The taglines on Twitter and Facebook read: “Breaking News, Donald Sterling Makes Racist Comments.” No one knew exactly the nature of those comments until the next tagline read, “Hear the Tape.” I was one of thousands who clicked on the TMZ link, listened, and shared among my online network. Like my fellow online users, my disdain for his racist and derogatory remarks reminded me that even the most primitive form of racism still exists. The unveiling of private, racial discourse made public through audiotapes spoke to the fact that not only is individual racism alive and well, but the “master-slave” paradigm still exists in a professional league where the players are largely African American, and the owners are not. While L.A. Clippers owner Donald Sterling is no stranger to this type of discriminatory behavior, the difference this time was that the revolution was digitized.
Within hours of this distasteful audiotape going viral, social media, blogs, and online journalism crowded the Internet with responses from other league owners, professional athletes, teachers, college students, homeboys, and homegirls – all strangers in person, but virtually united in one message: White racism is no longer acceptable, and it will be exposed. Within days, these online voices, complemented by the countless television interviews, led to the withdrawal of corporate sponsors, a silent powerful protest from players, and the revisiting of Sterling accolades by the local NAACP branch. Most importantly, this collective mobilization led to a lifetime ban of the franchise owner and a hefty fine for his behavior.
While these voices spoke to the power of social networks, the exposure of racists and hateful speech on the Internet is becoming all too common. From the tweet of a white, female advertising executive suggesting that she was immune to HIV because she wasn’t black, to the “in-your-face” Facebook photos of college students purposely costumed in black face, the Internet is increasingly becoming a large part of society’s shaming culture that aggregates public opinion and forces accountability.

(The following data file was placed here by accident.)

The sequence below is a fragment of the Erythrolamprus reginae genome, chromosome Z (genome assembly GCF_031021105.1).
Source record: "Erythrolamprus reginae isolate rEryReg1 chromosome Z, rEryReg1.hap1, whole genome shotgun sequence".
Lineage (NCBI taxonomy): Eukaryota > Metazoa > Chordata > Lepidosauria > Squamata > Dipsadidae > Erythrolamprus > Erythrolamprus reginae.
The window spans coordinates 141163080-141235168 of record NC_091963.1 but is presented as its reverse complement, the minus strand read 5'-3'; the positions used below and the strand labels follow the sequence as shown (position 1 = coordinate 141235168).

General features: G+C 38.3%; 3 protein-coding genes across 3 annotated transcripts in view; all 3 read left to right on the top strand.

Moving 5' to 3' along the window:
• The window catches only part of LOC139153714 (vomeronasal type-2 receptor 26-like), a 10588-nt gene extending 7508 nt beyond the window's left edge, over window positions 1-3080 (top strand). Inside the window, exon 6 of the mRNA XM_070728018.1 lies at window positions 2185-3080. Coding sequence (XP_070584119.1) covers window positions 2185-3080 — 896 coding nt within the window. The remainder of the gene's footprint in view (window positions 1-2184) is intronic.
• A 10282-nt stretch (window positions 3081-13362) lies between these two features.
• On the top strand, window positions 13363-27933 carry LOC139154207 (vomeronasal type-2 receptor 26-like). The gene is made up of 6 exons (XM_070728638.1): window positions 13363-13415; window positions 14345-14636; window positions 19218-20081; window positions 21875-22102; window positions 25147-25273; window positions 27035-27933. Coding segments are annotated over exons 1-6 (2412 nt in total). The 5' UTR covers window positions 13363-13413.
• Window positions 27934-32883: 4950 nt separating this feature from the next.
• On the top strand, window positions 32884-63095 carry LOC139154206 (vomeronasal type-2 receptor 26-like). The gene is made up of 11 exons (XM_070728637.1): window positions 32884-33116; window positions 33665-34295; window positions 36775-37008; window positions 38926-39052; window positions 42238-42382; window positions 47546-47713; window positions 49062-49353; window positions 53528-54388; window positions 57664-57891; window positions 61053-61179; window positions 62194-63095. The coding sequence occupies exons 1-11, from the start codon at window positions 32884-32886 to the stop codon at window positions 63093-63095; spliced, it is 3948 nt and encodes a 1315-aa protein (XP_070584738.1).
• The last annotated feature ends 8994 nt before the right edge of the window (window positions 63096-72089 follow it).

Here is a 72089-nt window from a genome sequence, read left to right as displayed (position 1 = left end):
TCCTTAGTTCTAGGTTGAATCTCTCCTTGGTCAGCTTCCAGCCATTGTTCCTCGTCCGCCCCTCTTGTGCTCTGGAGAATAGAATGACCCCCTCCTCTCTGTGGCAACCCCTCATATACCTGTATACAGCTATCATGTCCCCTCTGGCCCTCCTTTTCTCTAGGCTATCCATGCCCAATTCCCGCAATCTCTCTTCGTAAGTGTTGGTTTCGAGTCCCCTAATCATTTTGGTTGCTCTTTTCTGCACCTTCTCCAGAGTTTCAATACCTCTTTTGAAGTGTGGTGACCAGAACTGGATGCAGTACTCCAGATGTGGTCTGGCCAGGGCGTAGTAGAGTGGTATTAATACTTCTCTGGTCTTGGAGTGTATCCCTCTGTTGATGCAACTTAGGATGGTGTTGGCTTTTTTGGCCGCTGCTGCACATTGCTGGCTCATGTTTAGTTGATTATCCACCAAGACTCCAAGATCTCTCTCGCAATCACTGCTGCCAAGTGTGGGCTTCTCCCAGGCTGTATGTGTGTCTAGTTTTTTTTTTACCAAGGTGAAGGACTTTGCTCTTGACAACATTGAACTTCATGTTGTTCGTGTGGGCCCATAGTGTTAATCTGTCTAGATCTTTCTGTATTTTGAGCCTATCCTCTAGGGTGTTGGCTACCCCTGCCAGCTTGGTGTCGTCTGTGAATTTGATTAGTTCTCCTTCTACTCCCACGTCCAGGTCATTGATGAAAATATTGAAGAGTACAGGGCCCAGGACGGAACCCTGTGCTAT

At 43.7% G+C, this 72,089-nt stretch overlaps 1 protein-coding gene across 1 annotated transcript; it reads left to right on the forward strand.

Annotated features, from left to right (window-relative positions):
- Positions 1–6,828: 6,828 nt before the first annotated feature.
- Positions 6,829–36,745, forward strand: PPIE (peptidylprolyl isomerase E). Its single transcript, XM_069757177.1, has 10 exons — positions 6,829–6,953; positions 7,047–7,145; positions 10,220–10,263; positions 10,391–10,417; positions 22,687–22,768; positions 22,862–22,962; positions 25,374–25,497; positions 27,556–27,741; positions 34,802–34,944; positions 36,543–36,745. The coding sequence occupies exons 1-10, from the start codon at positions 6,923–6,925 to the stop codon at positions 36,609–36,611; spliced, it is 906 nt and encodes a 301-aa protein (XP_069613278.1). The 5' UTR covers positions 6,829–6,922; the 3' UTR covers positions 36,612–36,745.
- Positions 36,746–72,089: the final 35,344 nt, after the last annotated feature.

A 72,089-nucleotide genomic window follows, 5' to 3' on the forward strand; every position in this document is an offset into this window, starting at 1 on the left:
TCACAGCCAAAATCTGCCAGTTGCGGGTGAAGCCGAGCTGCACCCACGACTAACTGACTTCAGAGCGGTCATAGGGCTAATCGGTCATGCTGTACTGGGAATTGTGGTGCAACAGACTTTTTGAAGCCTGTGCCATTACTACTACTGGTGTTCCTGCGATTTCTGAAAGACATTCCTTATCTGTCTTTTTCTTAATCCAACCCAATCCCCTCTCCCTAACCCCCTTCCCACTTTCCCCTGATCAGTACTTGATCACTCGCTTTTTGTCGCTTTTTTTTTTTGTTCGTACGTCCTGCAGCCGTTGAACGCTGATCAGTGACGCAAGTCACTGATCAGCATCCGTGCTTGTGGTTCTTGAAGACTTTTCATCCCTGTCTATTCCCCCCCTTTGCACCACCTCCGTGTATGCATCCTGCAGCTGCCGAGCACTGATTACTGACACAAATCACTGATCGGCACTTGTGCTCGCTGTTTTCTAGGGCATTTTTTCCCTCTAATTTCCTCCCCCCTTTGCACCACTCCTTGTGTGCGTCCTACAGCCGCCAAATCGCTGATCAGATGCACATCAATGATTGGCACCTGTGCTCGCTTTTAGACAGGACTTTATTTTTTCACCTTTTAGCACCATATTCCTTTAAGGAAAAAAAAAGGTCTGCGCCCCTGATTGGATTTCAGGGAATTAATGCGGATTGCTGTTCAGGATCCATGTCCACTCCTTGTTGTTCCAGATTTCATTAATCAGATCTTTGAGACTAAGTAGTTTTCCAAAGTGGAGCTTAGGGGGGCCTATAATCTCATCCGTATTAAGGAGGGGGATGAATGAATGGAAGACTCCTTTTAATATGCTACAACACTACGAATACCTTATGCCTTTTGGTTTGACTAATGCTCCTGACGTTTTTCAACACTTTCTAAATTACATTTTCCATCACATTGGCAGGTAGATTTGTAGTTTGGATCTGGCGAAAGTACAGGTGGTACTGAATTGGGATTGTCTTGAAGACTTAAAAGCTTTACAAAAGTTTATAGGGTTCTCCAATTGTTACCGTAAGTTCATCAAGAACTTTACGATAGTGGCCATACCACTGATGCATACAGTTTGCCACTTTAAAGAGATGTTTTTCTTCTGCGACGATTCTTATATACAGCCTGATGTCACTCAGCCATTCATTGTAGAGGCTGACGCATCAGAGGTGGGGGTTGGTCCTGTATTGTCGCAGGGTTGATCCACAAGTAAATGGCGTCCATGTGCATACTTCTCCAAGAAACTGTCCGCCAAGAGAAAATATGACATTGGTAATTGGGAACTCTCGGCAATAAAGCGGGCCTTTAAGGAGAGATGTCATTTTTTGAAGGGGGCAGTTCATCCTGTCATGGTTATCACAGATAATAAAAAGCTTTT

In the sixties, the shaming of American racism took place as the brutal beatings of students and activists were televised. Today, the online outing of individuals whose beliefs reek of the parasitic nature of racism and privilege is the new reprimand. The next step is whether the online universe will advance a systematic paradigm shift in racial intolerance and economic injustice.
- Nicol Turner-Lee, Ph.D., Dr. Nicol Turner-Lee is Vice President and Chief Research and Policy Officer for the Minority Media and Telecommunications Council (MMTC). Prior to joining MMTC, she served as President and CEO to NAMIC, a professional association representing diversity in the cable industry and as Vice President and Director of the Media and Technology Institute at the Joint Center for Political and Economic Studies.